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Cybersecurity, AI and no bullshit

In the space of a few days, 50m social media accounts have been compromised, a ride hailing app was fined over data breaches and a bank came clean on why it lost millions worth of client funds. Add to that the £500m stolen from UK accounts in the first half of 2018 alone, and you can see how cyber crime is a very real threat these days.

Many companies will tell you how they take cybersecurity very seriously but few will actually show you how they do it. At Revolut, we don't just want to throw gibberish at you, so let's agree to cut the bs and jump straight into the three ways in which we handle cybersecurity:

Build security into our business 🏛

Handling data for our nearly 3m users isn’t a task for the faint hearted, but managing access to that data in a regulated financial institution, with over 500 employees in offices across Europe, is the real challenge.

For us, building security into the business means ensuring that everyone who works here shares the same sense of responsibility when dealing with our users' data.

This starts with our internal data policy - you can think of it as the bible for everything data. From marketing to finance, everyone at Revolut undergoes a rigorous training programme every six months, covering data protection and compliance to begin with. Different teams then go through specialised training courses based on their role in the company and the impact their work can have on our customers and their data.

On top of this, we have a tightly controlled permission-based system to manage who gets access to what data within Revolut. This ensures that things run smoothly and adds another layer of security to our organisation.


Build security into our products 📲

From instant spending notifications through to location-based security, we believe security should be baked into every product and feature we release. We were the first fintech in the UK to introduce the ability to lock and unlock your card directly from the app, alongside a host of other features such as location-based security and on/off toggles for nearly every payment method your card supports - contactless, swipe etc.

But security isn't just about adding user-centric features - it's an integral part of how we build our products.

From as early as the product design phase, security risks are considered and assessed by the product owners. Once development is complete and we have a working prototype of the new feature, it receives serious scrutiny from our internal risk-committee who look at how the feature can impact our users, their data and security. Only if the new product or feature gets the green light from the risk committee can it be released into the world - otherwise it's back to the drawing board.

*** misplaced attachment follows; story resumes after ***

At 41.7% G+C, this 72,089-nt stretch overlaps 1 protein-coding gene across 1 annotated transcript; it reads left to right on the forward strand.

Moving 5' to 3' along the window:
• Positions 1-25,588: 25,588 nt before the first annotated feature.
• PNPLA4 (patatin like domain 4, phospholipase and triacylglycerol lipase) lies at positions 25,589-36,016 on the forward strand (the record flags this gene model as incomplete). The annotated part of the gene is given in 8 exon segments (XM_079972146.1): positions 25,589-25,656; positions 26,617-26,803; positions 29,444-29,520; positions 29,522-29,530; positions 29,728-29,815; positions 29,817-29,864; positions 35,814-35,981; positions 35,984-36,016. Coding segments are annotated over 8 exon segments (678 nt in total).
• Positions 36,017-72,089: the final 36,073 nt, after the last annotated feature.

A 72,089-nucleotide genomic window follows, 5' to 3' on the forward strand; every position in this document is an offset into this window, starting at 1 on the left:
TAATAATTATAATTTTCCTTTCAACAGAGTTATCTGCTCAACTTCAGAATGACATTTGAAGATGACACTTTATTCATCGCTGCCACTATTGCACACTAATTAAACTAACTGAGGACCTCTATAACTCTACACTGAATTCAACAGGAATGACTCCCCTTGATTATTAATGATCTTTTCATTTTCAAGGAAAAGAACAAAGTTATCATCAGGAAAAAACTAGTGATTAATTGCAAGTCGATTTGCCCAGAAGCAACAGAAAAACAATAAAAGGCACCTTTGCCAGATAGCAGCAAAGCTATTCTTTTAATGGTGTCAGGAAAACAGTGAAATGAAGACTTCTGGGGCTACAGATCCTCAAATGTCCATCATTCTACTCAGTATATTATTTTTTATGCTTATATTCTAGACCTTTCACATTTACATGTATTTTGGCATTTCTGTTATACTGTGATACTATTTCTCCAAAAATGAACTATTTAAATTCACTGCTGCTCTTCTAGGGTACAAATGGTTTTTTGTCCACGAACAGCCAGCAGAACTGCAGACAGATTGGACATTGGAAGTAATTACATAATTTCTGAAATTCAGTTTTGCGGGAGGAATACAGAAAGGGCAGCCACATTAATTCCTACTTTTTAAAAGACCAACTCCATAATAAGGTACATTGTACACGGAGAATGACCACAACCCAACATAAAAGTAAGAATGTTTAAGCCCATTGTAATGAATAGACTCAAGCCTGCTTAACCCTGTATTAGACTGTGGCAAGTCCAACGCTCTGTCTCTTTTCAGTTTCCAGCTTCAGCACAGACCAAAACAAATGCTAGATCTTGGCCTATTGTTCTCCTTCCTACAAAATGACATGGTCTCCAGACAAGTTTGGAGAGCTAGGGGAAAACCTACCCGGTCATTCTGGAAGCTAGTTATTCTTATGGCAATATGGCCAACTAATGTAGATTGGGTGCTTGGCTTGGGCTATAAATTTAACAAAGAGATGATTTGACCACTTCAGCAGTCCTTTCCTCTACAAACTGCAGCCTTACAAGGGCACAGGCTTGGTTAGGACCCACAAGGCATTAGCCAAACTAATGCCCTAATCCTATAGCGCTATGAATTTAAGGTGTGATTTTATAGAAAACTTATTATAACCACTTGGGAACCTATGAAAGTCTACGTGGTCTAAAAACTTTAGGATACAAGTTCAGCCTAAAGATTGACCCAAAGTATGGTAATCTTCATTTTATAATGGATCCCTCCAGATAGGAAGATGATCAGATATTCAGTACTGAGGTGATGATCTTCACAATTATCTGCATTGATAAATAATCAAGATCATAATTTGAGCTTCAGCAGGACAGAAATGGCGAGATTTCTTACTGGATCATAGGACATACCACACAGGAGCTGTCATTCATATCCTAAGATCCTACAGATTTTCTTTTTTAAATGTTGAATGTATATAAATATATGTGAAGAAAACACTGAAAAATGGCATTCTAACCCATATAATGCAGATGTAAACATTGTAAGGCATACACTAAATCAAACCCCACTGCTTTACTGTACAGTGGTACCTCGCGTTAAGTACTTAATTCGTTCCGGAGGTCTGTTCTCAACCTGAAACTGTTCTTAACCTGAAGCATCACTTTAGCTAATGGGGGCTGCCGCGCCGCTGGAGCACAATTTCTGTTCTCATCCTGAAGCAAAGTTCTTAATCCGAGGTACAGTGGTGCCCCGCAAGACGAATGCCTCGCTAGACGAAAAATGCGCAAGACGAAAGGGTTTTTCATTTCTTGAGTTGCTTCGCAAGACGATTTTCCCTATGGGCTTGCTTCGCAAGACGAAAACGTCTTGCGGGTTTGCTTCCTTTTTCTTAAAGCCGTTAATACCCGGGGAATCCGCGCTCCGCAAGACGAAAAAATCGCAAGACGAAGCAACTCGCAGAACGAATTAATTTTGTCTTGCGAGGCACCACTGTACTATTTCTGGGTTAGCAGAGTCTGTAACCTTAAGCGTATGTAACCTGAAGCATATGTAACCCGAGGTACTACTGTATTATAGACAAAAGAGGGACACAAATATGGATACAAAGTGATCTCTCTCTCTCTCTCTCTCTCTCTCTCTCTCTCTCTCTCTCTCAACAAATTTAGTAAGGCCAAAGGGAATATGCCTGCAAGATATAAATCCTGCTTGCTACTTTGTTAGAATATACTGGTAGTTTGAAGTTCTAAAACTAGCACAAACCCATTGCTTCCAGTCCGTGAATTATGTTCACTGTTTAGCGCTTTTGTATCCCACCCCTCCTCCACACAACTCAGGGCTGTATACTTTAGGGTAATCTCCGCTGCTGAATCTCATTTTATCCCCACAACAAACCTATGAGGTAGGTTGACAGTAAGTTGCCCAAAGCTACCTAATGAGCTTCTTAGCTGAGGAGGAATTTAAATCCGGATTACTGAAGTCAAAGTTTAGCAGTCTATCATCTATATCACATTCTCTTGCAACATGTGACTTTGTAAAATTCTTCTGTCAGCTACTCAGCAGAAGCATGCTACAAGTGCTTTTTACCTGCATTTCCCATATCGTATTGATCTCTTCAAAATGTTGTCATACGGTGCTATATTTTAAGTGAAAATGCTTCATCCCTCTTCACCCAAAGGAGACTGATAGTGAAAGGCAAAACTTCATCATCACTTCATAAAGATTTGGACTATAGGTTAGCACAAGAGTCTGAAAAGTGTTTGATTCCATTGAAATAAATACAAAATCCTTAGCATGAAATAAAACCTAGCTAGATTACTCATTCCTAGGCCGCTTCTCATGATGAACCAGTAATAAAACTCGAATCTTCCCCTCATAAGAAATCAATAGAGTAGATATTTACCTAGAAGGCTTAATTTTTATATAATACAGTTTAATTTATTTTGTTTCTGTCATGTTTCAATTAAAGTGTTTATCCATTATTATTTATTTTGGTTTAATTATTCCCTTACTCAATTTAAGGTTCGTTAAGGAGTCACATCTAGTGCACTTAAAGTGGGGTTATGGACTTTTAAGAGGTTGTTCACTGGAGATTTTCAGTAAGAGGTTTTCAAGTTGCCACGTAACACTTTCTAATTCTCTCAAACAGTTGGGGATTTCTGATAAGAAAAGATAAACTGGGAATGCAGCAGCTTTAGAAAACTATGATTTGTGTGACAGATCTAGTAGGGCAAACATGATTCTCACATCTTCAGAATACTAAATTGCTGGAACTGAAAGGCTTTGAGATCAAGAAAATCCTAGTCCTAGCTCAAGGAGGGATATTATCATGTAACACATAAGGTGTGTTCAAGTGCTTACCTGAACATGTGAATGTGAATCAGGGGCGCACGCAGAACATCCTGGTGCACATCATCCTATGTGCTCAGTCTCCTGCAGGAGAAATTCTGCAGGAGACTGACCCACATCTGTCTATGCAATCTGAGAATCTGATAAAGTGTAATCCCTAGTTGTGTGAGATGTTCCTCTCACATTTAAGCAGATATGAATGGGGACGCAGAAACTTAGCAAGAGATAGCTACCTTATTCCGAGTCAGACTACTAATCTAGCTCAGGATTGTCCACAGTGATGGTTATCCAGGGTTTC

Build security into our processes ⚙️

Revolut manages billions of payments a month, so with this kind of transaction volume, it's easy to see how some criminals might try to trick the system.

One of the main ways to stop cybercriminals from using our service is to prevent them from joining in the first place. This is why every new Revolut account goes through a rigorous verification process that requires ID checking and facial recognition. Apart from this, there are other background checks our system performs to ensure all our accounts belong to legitimate users and not fraudsters.

On top of that, we monitor all transactions in real-time using an in-house system that Dmitri and his team have built. It uses machine learning (a form of artificial intelligence) to sift through every payment made on a Revolut card, analyse spending behaviour, build models, flag suspicious transactions, detect fraudulent patterns and more.

Although we can't give away too much for obvious reasons, one of the many features the system has is to alert users of suspicious activity on their card, and ask them to confirm whether the payment was made by them or not. Whenever this happens, the card in question is automatically locked to protect the user from potential cybercriminals.

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With UK consumers having lost billions to cybercriminals last year alone, it's more important than ever to protect ourselves online. Enabling notifications so that you can instantly see what's being spent where will help you to stay on top of your money, making sure you're aware of what's leaving your account at all times. Keeping your data and your funds safe is an ever changing learning game - but one that we're ready to stand up to face on.